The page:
Let’s find out.
I crunched the numbers for every player drafted from Alabama from 2010 to 2016. I left 2017 off because the rookie season is often not entirely representative of the career, and 2018 isn’t on there because they haven’t played yet.
That leaves us with 52 players.
A pattern quickly emerged as I entered the data. Any player that averaged more than 11 points was having a pretty good career. Anything over 15 was great. Anything under 10 was okay, but if it was under 8 or so, it was fairly disastrous.
These numbers make some logical sense. If you’re starting in 2/3 of games your teams play, you’re starting in 10.6 games a year. This gives some wiggle room for injury. If you’re topping 15, you’re playing in almost every game. Not only are you good, you’re injury resistant.
But if you can’t even start half the time, you’re not that great or cursed with injuries.
So, are Alabama players worth drafting as much as they are drafted?
In a word, yes*
*But, this only applies to the first round, where 14/17 drafted in this time span had scores over 11. That’s 82%. 4/182-247 had scores over 15. So, you draft an Alabama player in the first round, you have roughly a 24% chance of getting an all-star and a 58% chance of getting a reliable starter. You only have an 18% chance of busting, and only one player had a score lower than 8. That’s pretty good!
The other rounds start to look less good. 6/14 in the second and third rounds were reliable starters or about 43%. Only 3/14 were all-stars or 21%. 8/14, or 57%, were busts.
In the fourth and fifth rounds, there were no reliable starters. Honorable mention goes to Quinton Dial, with a score of 10.2. 100% bust rate, or, 91.6% if you cut Dial some slack.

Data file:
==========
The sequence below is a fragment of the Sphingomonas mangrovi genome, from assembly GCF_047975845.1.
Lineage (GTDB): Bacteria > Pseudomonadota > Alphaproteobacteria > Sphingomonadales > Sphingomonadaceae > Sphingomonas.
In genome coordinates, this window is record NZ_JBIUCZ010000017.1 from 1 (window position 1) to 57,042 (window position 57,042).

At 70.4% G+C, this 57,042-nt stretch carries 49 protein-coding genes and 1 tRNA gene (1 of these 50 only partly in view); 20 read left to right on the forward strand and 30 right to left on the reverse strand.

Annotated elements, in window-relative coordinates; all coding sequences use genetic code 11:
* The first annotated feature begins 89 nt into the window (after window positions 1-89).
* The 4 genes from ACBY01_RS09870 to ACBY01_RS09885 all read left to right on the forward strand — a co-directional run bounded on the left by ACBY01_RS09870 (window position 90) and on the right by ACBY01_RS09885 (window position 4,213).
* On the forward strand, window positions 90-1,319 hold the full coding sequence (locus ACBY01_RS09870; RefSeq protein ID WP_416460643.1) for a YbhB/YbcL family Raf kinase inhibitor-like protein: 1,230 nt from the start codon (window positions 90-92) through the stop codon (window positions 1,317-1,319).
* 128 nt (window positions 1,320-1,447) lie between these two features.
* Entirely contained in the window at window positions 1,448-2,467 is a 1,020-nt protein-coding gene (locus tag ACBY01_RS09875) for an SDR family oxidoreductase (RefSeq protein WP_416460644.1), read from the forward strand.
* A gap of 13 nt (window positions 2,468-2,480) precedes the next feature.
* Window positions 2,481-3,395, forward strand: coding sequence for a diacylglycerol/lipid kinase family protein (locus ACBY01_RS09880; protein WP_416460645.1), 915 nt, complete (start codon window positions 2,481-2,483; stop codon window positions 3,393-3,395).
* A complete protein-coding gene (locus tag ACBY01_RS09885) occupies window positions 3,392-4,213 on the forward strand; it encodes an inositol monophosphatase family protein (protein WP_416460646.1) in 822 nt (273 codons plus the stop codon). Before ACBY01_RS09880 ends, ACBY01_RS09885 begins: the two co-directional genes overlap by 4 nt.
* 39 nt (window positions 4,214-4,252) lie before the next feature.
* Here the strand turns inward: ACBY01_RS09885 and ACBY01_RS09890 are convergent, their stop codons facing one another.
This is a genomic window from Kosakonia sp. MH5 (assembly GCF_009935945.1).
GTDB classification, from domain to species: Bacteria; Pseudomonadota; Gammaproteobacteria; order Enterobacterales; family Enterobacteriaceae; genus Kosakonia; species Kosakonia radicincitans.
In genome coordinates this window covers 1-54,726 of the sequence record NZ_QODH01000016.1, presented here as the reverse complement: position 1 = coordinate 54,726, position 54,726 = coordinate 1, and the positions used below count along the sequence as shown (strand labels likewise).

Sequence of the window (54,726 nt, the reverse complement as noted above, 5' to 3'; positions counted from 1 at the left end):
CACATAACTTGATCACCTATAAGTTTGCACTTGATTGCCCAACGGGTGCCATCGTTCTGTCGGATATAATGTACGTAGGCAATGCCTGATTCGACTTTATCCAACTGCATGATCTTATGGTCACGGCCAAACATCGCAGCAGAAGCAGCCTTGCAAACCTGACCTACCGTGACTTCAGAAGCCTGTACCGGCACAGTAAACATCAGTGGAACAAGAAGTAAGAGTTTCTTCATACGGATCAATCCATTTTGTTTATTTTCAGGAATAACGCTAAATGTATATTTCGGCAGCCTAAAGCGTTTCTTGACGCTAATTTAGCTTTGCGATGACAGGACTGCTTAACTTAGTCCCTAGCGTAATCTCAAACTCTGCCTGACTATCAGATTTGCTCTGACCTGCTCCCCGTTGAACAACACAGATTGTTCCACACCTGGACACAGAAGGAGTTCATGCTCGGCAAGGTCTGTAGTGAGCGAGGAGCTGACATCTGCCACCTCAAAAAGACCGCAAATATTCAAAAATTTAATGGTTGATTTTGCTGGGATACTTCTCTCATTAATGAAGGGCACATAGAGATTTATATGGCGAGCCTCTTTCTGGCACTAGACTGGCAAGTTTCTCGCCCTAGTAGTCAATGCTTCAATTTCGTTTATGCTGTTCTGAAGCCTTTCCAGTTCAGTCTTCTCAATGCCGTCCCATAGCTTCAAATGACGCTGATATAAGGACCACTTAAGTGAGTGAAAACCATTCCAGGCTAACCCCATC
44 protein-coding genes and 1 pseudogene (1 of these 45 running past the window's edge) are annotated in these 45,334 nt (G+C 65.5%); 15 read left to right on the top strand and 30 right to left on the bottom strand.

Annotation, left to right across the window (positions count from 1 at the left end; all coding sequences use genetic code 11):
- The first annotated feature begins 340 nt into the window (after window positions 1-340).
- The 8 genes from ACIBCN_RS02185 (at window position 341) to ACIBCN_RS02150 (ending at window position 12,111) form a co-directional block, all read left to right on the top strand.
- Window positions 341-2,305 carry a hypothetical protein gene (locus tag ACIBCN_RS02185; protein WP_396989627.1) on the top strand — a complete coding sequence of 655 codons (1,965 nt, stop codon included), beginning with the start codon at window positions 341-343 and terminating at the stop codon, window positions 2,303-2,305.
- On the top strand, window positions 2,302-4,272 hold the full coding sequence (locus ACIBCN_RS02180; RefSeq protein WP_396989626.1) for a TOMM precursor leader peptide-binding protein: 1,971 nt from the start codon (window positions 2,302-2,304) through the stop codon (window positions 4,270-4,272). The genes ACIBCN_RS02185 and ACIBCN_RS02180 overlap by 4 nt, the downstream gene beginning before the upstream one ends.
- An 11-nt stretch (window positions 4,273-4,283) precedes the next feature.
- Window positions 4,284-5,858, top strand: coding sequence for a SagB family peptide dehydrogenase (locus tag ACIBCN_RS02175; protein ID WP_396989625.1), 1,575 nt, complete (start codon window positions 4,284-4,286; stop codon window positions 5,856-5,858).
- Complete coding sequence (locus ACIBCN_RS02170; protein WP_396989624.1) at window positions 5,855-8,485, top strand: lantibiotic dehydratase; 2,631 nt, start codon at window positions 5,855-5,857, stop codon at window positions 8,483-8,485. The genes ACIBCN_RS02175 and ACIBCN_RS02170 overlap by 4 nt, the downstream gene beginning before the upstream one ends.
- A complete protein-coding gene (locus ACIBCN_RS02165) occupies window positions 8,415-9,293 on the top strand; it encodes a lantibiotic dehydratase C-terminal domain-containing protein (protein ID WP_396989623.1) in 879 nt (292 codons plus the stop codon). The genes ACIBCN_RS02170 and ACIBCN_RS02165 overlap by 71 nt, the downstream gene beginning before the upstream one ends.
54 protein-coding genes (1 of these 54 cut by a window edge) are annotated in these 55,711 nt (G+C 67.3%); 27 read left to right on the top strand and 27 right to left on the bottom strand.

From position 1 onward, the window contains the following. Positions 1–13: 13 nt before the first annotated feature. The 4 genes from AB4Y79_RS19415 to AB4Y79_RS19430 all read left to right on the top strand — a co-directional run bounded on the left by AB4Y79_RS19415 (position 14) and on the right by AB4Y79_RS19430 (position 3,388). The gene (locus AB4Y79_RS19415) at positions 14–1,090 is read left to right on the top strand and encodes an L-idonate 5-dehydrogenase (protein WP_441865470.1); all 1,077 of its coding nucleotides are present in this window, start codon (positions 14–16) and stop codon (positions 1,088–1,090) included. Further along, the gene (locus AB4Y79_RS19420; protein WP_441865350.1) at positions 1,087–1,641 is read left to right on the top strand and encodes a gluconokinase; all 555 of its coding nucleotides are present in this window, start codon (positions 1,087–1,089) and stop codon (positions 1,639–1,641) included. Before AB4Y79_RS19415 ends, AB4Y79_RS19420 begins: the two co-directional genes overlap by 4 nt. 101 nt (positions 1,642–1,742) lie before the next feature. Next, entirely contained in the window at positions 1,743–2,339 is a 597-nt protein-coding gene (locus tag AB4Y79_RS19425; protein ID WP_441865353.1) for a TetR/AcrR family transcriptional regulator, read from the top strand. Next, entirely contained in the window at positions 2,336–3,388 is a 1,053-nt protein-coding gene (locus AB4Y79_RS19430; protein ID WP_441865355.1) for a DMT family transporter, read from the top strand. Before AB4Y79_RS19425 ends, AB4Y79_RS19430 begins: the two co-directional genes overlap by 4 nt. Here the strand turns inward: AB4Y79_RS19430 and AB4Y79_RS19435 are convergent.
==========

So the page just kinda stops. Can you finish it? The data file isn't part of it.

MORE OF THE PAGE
The sixth and seventh rounds are no better. Again, no starters were found.
Now, you could attribute these numbers to the natural way the draft goes. Players picked in the higher rounds do better.
But, there’s an alternate interpretation: Alabama has some of the best high-end talent. If a player is considered good enough to go in the first from Alabama, the odds of them being above-average or great, are very good.
However, Alabama’s mid- and low-range talent is nowhere near as good, but they seem to be benefiting from the quality of the Alabama brand. There were only three players taken from Alabama in the second and third rounds. All were busts. There were six players taken in the same rounds in 2016, and, to their credit, only half were busts.
In 2010 and 2011, 0 players were taken from Alabama in the fourth and fifth rounds. 12 were taken from 2012-15, and all were busts.
And, you should probably just stay away from sixth- and seventh-round-rated Alabama players. They don’t work out.
What does this say about Alabama?
It suggests that a lot of their success is due to having a small number of players every year who will go on to be elite in the NFL, but also that coaching plays a huge role because their depth is lacking, at least when it comes to the players that are of NFL-quality. We make a big deal about how many players have been drafted, but maybe we should take a closer look at how many are able to compete in the league. It may well be possible that the NFL has done a poor job of evaluating these players merely due to the success of the school.